The Venice Biennale is an extraordinarily stimulating event. Not only does it act as a crucible where ideas, arts and crafts are brought together to be juxtaposed, shared and challenged but the backdrop of the city itself shows the relationship between fashion and art.
Its physical infrastructure shows how form, function, ideas, culture and craft interrelate while, like fashion, it is in a process of reinvention. Built on privilege, wealth, culture and trade, rather than dying and sinking into the waves when that became history, it has become the great global trader in ideas. Its great aesthetic traditions and heritage are used to shed new light on contemporary art and craft and the commentary that artists, designers and craftspeople have on our world.
I find evidence of new contexts and emerging cultural reflections at the Biennale; it helps me to get an international perspective on what artists and designers are finding significant as so many nations are represented, showing the pervasiveness of ideas or mediums.
I think the 2013 Biennale can be a searing critique as well as a celebration of our humanity. Jeremy Dellar’s brilliant “English Magic” in the British Pavilion targets the patronage, corruption, self-interest of wealth, privilege and the establishment of British Society in maintaining the status quo and undermining democracy. In the Irish Pavilion Richard Mosse uses cinematography and installation to find new ways to document war in a powerful and truly disturbing way, hoping to provoke us out of our complacency. But above all it was the International Exhibition at the Arsenale where Massimiliano Gioni has curated an exhibition – The Encyclopedic Palace- about “ the desire to see and know everything, and the point at which this desire becomes an obsession” where questions about our humanity and knowledge come to the fore.
I found my third Venice Biennale inspirational because of the striking way that fashion clothing and associated crafts are shown to be integral to what it is to be human. Gioni has blurred “the line between professionals and amateurs, insiders and outsiders” so that many voices and perspectives are included. Just as clothes are for everyone so this exhibition demonstrates how art and artistic practice are also for all.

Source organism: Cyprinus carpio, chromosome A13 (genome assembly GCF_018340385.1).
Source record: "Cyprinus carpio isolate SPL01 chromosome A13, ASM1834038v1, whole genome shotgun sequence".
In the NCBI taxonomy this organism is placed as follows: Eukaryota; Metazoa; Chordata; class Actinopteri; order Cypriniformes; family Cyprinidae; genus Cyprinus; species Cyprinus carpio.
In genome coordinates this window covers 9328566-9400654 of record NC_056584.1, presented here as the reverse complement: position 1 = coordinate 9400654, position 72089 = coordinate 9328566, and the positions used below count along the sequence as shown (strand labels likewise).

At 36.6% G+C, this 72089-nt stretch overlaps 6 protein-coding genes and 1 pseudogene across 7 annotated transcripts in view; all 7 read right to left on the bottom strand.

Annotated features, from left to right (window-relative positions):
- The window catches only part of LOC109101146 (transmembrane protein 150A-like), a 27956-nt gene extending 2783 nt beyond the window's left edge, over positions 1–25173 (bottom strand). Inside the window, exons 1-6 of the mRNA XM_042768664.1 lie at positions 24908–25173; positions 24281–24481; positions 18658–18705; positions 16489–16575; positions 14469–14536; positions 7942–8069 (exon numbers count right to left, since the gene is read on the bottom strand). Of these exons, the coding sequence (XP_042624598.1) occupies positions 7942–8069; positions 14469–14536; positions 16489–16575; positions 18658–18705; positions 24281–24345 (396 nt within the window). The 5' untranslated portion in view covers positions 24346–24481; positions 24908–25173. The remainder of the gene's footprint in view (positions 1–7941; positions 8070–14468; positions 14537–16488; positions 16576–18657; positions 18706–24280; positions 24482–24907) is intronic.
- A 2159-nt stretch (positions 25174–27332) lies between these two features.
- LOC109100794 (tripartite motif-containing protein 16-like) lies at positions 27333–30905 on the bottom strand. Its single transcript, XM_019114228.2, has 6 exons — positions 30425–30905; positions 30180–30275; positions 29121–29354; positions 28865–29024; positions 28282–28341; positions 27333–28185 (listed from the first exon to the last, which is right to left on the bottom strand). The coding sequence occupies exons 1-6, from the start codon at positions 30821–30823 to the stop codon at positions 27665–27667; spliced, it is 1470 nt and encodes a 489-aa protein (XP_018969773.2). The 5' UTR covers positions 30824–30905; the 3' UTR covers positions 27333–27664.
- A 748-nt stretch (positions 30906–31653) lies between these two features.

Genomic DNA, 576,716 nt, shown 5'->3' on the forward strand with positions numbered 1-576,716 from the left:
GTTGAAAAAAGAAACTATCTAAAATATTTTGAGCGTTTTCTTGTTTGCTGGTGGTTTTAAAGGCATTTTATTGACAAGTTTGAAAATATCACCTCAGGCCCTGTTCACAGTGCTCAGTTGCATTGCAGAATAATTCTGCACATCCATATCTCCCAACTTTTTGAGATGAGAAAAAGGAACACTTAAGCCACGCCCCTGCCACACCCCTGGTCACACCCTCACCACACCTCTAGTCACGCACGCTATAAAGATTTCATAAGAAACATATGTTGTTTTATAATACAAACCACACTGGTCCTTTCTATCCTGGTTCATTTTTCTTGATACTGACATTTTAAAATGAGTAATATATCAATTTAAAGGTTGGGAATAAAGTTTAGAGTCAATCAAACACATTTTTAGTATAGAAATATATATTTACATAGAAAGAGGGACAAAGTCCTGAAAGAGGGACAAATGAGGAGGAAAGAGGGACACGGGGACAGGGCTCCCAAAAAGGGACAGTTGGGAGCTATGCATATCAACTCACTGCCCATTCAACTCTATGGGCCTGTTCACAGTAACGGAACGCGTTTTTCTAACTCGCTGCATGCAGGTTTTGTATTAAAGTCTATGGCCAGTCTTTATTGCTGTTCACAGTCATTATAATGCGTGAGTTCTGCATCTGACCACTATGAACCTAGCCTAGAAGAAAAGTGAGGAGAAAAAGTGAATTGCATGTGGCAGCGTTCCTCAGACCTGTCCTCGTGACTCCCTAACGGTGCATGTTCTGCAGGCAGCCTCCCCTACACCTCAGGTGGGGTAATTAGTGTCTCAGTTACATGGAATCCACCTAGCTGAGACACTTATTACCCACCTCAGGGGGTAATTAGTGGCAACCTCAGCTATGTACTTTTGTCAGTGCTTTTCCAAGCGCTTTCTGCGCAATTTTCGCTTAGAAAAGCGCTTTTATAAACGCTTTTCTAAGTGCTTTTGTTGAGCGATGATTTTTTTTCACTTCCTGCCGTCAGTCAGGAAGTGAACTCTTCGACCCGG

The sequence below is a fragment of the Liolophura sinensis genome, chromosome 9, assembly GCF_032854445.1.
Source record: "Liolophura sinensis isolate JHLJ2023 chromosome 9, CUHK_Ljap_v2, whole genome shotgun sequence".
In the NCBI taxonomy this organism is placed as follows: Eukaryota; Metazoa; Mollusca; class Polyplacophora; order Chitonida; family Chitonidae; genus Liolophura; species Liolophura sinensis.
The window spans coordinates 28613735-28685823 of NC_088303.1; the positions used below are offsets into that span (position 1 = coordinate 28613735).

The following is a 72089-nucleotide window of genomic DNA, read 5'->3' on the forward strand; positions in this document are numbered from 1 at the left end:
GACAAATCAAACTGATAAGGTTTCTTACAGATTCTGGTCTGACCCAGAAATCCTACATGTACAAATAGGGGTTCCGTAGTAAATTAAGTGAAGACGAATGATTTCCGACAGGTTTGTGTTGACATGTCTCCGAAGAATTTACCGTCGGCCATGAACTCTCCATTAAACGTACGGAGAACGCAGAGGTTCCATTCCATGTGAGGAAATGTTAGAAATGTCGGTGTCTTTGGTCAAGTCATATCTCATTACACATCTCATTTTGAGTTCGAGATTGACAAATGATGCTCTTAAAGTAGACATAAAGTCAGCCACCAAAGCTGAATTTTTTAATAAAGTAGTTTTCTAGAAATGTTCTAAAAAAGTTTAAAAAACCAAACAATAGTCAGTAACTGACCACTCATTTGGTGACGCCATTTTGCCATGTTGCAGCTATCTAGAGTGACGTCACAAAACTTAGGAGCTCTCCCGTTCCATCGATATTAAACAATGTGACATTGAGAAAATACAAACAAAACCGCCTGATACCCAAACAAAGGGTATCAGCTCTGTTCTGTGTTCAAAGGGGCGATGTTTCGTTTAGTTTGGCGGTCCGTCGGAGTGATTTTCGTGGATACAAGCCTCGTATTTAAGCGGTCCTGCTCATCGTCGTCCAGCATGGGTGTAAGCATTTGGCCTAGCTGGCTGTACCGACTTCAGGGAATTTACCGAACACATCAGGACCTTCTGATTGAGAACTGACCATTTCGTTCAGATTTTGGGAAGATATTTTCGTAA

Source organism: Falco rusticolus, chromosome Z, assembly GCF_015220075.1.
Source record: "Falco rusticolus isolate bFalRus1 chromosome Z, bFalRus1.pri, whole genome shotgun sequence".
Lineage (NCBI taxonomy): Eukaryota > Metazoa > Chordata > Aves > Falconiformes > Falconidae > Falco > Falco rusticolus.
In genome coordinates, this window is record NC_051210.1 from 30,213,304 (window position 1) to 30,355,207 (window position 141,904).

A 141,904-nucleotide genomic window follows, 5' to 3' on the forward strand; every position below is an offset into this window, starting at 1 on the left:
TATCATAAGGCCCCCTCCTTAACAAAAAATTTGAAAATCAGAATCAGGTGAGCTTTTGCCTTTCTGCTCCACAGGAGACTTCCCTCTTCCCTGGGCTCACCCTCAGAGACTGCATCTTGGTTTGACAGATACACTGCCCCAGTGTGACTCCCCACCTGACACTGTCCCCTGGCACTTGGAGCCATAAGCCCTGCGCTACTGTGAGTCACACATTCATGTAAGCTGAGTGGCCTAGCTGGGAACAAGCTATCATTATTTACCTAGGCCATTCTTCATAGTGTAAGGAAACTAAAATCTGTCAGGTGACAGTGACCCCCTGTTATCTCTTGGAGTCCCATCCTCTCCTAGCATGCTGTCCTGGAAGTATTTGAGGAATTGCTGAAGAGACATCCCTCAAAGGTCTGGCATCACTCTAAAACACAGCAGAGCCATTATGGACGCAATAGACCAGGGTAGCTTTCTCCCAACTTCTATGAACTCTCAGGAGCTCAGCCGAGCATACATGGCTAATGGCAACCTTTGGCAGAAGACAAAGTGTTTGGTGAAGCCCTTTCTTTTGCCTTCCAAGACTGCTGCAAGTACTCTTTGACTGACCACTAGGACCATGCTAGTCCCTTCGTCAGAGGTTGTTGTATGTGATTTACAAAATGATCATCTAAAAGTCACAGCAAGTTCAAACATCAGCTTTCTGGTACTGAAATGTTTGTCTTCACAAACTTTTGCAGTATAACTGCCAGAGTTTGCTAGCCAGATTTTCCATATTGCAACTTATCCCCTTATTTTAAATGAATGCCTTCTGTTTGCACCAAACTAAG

At the Arsenale, Gioni has curated examples that range from diagrams, textiles, videos, drawing, photography looking at the generation of ideas, the development of knowledge and the sharing and transmission of thoughts about sexuality, body, nature, form and function. He shows many examples of the integral place that all aspects of the generation of fashion have to how we dress and present ourselves to the world. Arthur Bispo do Rosario a Brazilian psychiatric patient produced over eight hundred tapestries, sculptures and ceremonial garments in his five decades of internment as preparation for Judgement Day – many of which used embroidery, a craft used by men in his hometown to create religious banners. American artist Phylis Galembo has spent over 20 years photographing the playful rituals of dress from around the world in particular at the Winneba Fancy Dress Festival in Ghana; her photographs show how components of costume and cultural tradition are used in contemporary masquerade which “belie the notion of African masks and dress rituals as unadulterated and strictly indigenous”. Giono exhibits the work of 1920s German fashion photographer Karl Schenker. While Belgian photographer Norbet Ghisoland documented through ninety thousand images from 1902 to 1939 a portrait of society as people came into his studio and chose from an array of props, costumes and backdrops to assume a particular character or idea about themselves.
However it was the work by American artist Stan VanDerBeek which remains with me He developed a fascination with technology later in his life and because of his interest in the ideas of Marshall McLuhan developed an unrealised project Movie-Drome (1965). He conceived of these structures as hubs sited around the world for “the distribution of knowledge via images – the universal language of the information age”. Tailored to the needs and desires of the people where they were located, they would use satellites, television and telephones to generate the images- in many ways a prototype for the internet. The piece on display at the Arsenale was a mesmerising exposition of his ideas. Drawing on hundreds of visuals from contemporary cultures over a number of decades it showed just how central fashion, clothing and image are to us and to our artistic practice.